HARRISBURG, Pa. — The Pennsylvania Supreme Court on June 20 affirmed a lower court’s ruling that the Pennsylvania Department of Environmental Protection (DEP) could apply its permitting requirements for hydraulic fracturing companies. The Supreme Court’s one-sentence ruling provided no explanation (Pennsylvania Independent Oil and Gas Association v. Commonwealth of Pennsylvania, 96 MAP 2016, Pa. Sup.).
WASHINGTON, D.C. — The Office of the Inspector General (OIG) for the U.S. Environmental Protection Agency on June 21 issued a memorandum indicating that it plans to begin preliminary research to assess how the EPA estimates methane emissions from the oil and natural gas production industry.
WASHINGTON, D.C. — The attorneys general for 14 states and the attorney for the city of Chicago on June 20 moved in the District of Columbia Circuit U.S. Court of Appeals to intervene in a lawsuit brought by environmental advocacy groups against the U.S. Environmental Protection Agency in connection with the EPA’s announcement that it is reconsidering rules on the fugitive emissions of methane (Clean Air Council, et al. v. Scott Pruitt, et al., No. 17-1145. D.C. Cir.).
WASHINGTON, D.C. — The U.S. Bureau of Land Management (BLM) issued a notice on June 14 that it is postponing the compliance dates for what is referred to as the agency’s venting and flaring rule, a regulation pertaining to waste prevention in oil and gas operations that involve hydraulic fracturing.
LANSING, Mich. — A group that sued three Michigan state agencies challenging the constitutionality of a statute that imposes a time limitation on gathering signatures for the group’s ballot initiative to ban fracking on June 8 sought leave to appeal its case to the Michigan Supreme Court, arguing that the Michigan Court of Appeals misconstrued the declaratory judgment rule’s “actual controversy” standard to bar pre-enforcement challenges to the validity of state statutes (Committee to Ban Fracking in Michigan, et al. v. Director of Elections, et al., No. 334480, Mich. Sup.).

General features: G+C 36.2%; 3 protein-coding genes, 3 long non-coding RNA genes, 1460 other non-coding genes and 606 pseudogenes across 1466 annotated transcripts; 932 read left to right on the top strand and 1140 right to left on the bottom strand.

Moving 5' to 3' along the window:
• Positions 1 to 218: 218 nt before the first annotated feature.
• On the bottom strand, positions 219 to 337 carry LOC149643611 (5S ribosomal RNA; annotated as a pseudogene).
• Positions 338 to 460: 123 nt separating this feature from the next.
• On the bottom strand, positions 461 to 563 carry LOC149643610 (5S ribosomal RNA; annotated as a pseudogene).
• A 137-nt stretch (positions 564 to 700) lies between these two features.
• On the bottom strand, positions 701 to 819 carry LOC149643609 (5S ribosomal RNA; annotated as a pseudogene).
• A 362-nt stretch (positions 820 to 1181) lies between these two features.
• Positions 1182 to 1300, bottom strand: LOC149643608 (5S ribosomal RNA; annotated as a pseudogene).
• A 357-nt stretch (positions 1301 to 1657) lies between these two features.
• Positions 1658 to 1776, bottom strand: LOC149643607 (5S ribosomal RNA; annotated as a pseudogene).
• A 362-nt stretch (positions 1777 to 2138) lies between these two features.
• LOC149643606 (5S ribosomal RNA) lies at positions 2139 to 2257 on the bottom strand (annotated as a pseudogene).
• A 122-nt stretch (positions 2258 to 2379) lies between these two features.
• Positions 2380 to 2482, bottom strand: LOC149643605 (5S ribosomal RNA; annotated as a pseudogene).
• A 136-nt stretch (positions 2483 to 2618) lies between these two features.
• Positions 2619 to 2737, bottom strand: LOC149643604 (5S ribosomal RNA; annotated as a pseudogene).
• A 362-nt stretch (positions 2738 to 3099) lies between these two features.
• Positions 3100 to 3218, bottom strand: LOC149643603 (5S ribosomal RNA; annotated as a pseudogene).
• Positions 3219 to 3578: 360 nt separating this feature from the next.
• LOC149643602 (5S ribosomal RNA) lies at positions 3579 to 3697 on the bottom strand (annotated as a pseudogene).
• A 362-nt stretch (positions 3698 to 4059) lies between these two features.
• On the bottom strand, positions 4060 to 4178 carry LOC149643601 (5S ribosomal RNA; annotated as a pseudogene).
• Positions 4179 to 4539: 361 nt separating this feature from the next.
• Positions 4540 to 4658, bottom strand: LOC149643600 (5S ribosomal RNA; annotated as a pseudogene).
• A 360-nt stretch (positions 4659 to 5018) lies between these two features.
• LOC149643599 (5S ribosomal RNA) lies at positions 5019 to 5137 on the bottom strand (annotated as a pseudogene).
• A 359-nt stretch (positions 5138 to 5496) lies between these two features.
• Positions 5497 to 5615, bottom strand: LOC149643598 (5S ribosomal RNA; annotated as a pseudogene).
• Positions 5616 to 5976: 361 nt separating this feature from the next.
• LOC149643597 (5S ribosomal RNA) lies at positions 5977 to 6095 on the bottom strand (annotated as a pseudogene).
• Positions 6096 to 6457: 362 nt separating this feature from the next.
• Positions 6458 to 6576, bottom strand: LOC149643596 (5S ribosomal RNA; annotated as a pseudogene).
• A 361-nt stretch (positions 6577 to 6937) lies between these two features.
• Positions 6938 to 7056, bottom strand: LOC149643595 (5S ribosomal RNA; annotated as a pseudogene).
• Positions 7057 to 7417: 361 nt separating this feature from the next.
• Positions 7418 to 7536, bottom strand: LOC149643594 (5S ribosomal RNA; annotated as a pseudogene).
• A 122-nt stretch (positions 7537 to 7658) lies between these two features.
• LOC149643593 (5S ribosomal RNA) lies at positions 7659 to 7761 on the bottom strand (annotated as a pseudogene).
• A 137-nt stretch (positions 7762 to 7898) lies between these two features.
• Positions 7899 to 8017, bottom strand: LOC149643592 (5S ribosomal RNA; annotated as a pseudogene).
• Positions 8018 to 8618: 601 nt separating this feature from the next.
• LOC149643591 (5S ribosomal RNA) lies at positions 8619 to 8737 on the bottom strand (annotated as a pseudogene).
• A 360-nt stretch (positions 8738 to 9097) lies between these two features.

CHARLESTON, W.Va. — The West Virginia Supreme Court of Appeals on May 31 reversed a trial court ruling and held that the validity of the pooling provision in a hydraulic fracturing lease is not dependent upon the consent and ratification of nonparticipating royalty interest (NPRI) holders (Gastar Exploration Inc. v Joyce Contraguerro, et al., No. 16-429, W.Va. Sup. App.; 2017 W.Va. LEXIS 413).
CHEYENNE, Wyo. — The states of North Dakota and Texas on May 9 filed a brief in Wyoming federal court contending that it is “extremely important” that the briefing schedule in their lawsuit against the U.S. Department of the Interior (DOI) related to the implementation of a new federal rule on venting and flaring oil and gas produced from hydraulic fracturing resolve the case prior to January 2018 (State of Wyoming, et al. v. U.S. Department of the Interior, et al., No. 16-285, Western Energy Alliance, et al. v. Sally Jewell, et al., No. 16-280, D. Wyo.).